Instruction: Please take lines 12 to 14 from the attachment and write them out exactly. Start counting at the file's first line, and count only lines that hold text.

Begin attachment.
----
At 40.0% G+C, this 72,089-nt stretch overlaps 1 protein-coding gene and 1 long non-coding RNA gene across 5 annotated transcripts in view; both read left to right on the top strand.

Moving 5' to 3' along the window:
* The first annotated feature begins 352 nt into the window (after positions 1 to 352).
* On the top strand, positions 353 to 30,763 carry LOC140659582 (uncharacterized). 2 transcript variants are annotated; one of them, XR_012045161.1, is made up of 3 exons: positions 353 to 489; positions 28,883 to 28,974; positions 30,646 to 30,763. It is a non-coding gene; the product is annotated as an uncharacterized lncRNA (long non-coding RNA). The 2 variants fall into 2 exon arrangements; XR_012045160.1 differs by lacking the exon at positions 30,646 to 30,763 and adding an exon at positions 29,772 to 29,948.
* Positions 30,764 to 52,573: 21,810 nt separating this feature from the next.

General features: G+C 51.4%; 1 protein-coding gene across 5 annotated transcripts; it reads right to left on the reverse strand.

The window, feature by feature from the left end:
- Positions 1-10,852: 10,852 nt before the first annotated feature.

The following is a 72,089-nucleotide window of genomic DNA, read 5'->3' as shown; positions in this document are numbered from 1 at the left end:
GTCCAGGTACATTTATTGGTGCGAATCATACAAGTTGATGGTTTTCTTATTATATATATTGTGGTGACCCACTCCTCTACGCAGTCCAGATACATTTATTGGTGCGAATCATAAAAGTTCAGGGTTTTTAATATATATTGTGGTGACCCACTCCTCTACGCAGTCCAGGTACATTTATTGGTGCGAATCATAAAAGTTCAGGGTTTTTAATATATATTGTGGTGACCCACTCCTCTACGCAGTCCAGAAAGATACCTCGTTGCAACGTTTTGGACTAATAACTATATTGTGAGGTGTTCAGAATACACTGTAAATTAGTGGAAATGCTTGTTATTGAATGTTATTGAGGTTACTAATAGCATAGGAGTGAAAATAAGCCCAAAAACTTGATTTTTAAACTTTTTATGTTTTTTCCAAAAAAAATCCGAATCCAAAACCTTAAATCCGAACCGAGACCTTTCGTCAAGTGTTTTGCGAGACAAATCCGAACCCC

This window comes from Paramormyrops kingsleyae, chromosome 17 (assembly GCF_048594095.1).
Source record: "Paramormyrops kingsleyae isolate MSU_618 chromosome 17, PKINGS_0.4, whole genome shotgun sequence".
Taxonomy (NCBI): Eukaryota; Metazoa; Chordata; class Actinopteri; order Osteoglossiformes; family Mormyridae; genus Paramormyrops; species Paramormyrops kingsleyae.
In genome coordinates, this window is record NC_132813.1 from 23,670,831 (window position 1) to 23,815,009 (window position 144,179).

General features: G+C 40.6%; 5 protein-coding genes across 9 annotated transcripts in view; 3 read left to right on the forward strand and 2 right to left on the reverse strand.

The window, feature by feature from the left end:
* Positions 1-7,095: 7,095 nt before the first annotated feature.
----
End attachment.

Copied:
Source record: "Paramormyrops kingsleyae isolate MSU_618 chromosome 17, PKINGS_0.4, whole genome shotgun sequence".
Taxonomy (NCBI): Eukaryota; Metazoa; Chordata; class Actinopteri; order Osteoglossiformes; family Mormyridae; genus Paramormyrops; species Paramormyrops kingsleyae.
In genome coordinates, this window is record NC_132813.1 from 23,670,831 (window position 1) to 23,815,009 (window position 144,179).